South African Cultural Observatory

Explore the Economic Mapping of the Cultural and Creative Industries in South Africa 2022 Capstone Report

The Cultural and Creative Industries (CCIs) in South Africa contribute to economic growth, employment, and international trade. The CCIs have potential for employment creation, skills development, social cohesion, and supporting the tourism industry. The “CCI Mapping Study 2022” provides updated information on the contribution of the CCIs to the South African economy. 

The study is impacted by changes in the structure of the economy and the COVID-19 pandemic. The study analyses the GDP, employment, and international trade of the CCIs. South Africa has a trade surplus in Cultural and Natural Heritage trade and Visual Arts and Crafts. The study also examines cultural occupations and the impact of the pandemic on the CCIs. The Western Cape and KwaZulu-Natal have significant shares of cultural occupations. South Africa's trade policy and agreements support the development of the CCIs.

The CCIs contribute approximately 3% of South Africa's total economic production. Design and Creative Services occupations have increased their share of cultural occupations. Women in cultural occupations were less affected by the pandemic compared to men. The study aims to provide reliable and internationally comparable statistics on the CCIs. Visual Arts and Crafts, Books and Press, and Performance and Celebration are the most significant domains for South Africa's cultural goods trade. 

  • In addition to the important social and cultural values that cultural and creative activities contribute to the identity and wellbeing of South Africans, the contribution of the Cultural and Creative Industries (CCIs) to economic growth, employment, and international trade has been increasingly acknowledged. In South Africa, this occurred through the “Mzansi’s Golden Economy” initiative, under which the South African Cultural Observatory (SACO) was founded. In its 2019 presentation to Cabinet on South Africa’s “Re-imagined Industrial Strategy”, the Department of Trade, Industry and Competition pointed to the potential the CCIs have for, inter alia, employment creation, skills development, promoting social cohesion, raising the country’s profile abroad and supporting the domestic tourism industry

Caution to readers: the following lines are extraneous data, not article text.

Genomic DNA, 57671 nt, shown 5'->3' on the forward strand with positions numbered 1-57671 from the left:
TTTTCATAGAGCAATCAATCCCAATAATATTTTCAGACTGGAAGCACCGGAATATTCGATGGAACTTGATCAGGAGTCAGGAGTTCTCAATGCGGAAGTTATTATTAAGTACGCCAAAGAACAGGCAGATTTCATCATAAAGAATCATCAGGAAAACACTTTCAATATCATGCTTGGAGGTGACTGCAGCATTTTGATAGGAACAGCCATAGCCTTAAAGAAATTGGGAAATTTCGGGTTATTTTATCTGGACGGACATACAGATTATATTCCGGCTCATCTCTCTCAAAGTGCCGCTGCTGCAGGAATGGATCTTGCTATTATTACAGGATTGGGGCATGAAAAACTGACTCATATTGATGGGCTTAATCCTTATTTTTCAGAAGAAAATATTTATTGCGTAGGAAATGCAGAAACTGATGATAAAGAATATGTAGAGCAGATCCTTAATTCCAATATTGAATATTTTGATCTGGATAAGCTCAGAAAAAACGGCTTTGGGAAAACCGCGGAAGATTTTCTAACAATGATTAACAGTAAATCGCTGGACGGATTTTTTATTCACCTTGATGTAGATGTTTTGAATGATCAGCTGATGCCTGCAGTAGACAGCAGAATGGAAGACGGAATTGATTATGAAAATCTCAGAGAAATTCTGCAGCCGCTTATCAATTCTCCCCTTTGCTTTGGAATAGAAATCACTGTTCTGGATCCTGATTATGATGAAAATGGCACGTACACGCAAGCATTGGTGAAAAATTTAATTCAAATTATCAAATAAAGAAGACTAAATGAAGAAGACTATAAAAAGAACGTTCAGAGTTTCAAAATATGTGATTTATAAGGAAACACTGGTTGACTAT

• The overall goal of the CCI Mapping Study 2022 is to provide updated information on how the cultural and creative industries contribute to the economy of South Africa in terms of Gross Domestic Product (GDP) and GDP growth, employment and transformation, and international trade
  • An important point to note is that some of the results presented in the 2022 mapping study are not directly comparable with those in the 2020 study because of the “rebasing” of the GDP measures in 2021 by Statistics South Africa, which revealed important changes in the structure of the South African economy which affected the size and composition of the CCIs
  • This document demonstrates how the cultural sector fits into the Sustainable Development Goals (SDGs) framework and describes how countries can use qualitative and quantitative indicators to measure the contribution of the CCIs to the SDGs.
  • If foreign tourists come to South Africa and spend an additional R1 million on Cultural and Natural Heritage products and services, the boost given to the economy in direct and indirect output impacts would be equal to R1m multiplied by 1.850, which would be equal to R1.85 million.
  • The Visual Arts and Crafts domain comprises just under 14% of South Africa’s CCI to the country’s GDP.
  • Two things are clear from this analysis: Firstly, that the CCIs in South Africa are most likely to cluster in provinces with the larger metropolitan areas; and secondly, that South Africa has a polycentric system, like the US (Kemeny et al, 2019), with more than one creative economy hub.

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